As of July 24, face coverings are mandatory in shops and supermarkets in England.
You must have your nose and mouth covered when you go shopping or risk a £100 fine – reduced to £50 if it is paid within 14 days.
The government had been reluctant to enforce the wearing of face coverings, and its guidance states they do not protect the wearer but may protect others if people are infected but have not yet developed symptoms.
But Prime Minister Boris Johnson has now changed the official guidance, and it will be up to the police to dish out penalties and not business owners or shop workers, although they are being asked to encourage customers to comply.
The World Health Organisation (WHO) recently changed its advice in early June, and said people should wear non-medical masks or coverings in enclosed spaces, where social distancing is harder.
The WHO also advises a three-layer face covering in the community – the outer layer should be water resistant, the inner should be water absorbent and the mid layer acts as a filter.
It emphasises that a mask alone cannot protect you from Covid-19, and that it must be combined with social distancing of at least a metre and regular hand washing.
What are the pros and cons of face masks? And how should you wear one?
Advice to the general public wearing face masks when out in public varies from country to country.
For many countries in Asia, wearing a mask has been the norm since the outbreak of the disease.
During the pandemic, various European cities and countries have also begun to enforce the use of face masks in community settings, in what appeared to be a worldwide shift in opinion.
Across the continent, face masks could be used as part of the coronavirus exit strategy.
In June, the World Health Organisation changed its advice and said people should wear non-medical face masks or coverings in enclosed spaces where social distancing is harder e.g in shops and on public transport.
With different guidance from different governing bodies, ITV News has compiled the different advice is from around the world and some of the key questions about face masks.
The WHO advice now states that non-medical masks should be wore by the public in enclosed areas of widespread transmission, where physical distancing of at least 1 metre is not possible.
This includes in shops, on public transport and in other confined or crowded environments.
Medical masks should be worn by health workers, people who are taking care of a person with a suspected Covid-19 infection and anyone with coronavirus symptoms.
You should wear a mask if you are coughing or sneezing.
Masks are effective only when used in combination with frequent hand-cleaning with alcohol-based hand rub or soap and water.
If you wear a mask, then you must know how to use it and dispose of it properly.
The mask should cover your mouth and nose and there should be no gaps between your face and the mask.
Public Health England (PHE):
PHE says face coverings must be worn at all times on public transport, or when visiting someone in hospital.
This advice will change from July 24, to include shops and supermarkets.
PHE advice on its website says: "If you can, you should also wear a face covering in other enclosed public spaces where social distancing isn’t possible and where you will come into contact with people you do not normally meet."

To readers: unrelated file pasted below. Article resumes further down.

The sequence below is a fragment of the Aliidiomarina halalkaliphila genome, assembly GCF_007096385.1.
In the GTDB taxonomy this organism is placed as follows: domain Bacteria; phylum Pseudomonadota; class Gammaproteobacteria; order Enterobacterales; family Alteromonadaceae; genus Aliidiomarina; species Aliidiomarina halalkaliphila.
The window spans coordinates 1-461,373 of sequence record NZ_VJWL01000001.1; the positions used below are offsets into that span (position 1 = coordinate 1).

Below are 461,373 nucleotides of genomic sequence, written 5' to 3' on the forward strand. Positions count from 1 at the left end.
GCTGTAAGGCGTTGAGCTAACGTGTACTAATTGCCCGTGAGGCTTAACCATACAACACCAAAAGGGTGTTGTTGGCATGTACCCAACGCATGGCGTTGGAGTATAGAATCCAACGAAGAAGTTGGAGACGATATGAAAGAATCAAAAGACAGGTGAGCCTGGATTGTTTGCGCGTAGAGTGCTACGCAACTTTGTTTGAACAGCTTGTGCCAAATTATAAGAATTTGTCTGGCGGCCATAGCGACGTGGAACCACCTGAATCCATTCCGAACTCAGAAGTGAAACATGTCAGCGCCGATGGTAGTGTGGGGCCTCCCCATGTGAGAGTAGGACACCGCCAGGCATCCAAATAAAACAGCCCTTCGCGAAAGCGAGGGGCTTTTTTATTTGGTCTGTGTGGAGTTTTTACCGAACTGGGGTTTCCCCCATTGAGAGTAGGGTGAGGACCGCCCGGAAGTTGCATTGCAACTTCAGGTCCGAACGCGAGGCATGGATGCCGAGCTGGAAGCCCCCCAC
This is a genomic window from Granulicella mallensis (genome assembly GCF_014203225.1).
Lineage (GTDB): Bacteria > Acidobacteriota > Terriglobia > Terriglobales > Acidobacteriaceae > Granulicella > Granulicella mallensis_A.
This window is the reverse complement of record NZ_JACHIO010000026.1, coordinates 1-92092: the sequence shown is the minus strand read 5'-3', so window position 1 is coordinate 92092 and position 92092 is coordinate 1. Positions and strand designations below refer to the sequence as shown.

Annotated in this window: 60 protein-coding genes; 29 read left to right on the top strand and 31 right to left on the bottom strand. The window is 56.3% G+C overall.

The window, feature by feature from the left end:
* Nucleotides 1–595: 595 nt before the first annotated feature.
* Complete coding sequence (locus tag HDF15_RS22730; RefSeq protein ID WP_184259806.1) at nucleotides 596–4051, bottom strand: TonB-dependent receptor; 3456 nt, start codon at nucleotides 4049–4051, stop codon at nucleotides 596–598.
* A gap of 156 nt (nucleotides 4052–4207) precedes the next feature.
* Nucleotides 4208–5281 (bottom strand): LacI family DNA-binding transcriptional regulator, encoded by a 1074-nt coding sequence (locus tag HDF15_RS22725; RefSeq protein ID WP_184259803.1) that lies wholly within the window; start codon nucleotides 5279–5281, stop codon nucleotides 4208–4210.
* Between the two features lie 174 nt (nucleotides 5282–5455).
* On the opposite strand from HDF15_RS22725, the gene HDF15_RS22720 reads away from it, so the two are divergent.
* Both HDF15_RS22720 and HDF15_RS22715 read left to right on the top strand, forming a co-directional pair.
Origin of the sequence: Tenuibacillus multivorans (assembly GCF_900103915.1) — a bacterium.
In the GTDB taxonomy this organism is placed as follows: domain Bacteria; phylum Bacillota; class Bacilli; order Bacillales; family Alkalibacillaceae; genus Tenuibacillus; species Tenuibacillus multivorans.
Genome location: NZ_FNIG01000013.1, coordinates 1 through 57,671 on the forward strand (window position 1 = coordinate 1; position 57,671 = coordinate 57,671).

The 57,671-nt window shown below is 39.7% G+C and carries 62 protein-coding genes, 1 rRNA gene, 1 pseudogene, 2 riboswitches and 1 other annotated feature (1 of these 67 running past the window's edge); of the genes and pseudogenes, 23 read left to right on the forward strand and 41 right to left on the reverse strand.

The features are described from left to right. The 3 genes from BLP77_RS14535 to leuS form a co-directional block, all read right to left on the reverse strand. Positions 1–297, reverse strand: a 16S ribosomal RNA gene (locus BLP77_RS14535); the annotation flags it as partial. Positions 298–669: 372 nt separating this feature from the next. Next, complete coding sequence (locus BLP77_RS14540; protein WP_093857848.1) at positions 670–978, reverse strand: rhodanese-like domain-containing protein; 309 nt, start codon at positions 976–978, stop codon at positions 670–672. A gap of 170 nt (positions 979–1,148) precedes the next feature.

The evidence states that wearing a face covering does not protect you, but if you are infected and have not yet developed symptoms, it may provide some protection for others you come into close contact with.
How do facemasks work?
Evidence suggests that some people with Covid-19 are contagious before showing signs of symptoms.
Some people with the disease may not show symptoms at all.
The disease is spread via exhaled droplets, so the mask can act as a way of stopping the disease being spread in the air, on surfaces and to nearby people.
The benefit of the mask is that it stops people who may have the disease from spreading it.
Are some face masks more effective than others?
In a nutshell, yes.
Those with ventilators can help filter air.
There are also single use masks, reusable masks, surgical and cloth masks.
Due to shortages in worldwide PPE, the European Centre for Disease Prevention and Control advised on April 6, 2020, that “the use of non-medical face masks made of various textiles could be considered, especially if – due to supply problems – medical face masks must be prioritised for use as personal protective equipment by healthcare workers”.
While cloth masks may not offer as much protection as surgical masks, the UK government says the NHS should be given priority as they are currently experiencing a storage of PPE, including facemasks.
Can a facemask stop me getting coronavirus?
A face mask is a preventive measure but not the be all and end all.
The WHO says masks are only effective when used in combination with frequent hand-cleaning and staying at least 1 metre from others.
They also warn that a face mask may lead to a false sense of security that could cause you to lapse on other advice that stops the spread of the disease.
You should also replace a mask with a new one as soon as it become damp and advises against reusing single use masks, WHO says.
It is important your hands are clean and you should avoid touching your face once the mask is on.
To remove the mask: remove it from behind (do not touch the front of mask); discard immediately in a closed bin; clean hands with alcohol-based hand rub or soap and water.
Coronavirus: Everything you need to know: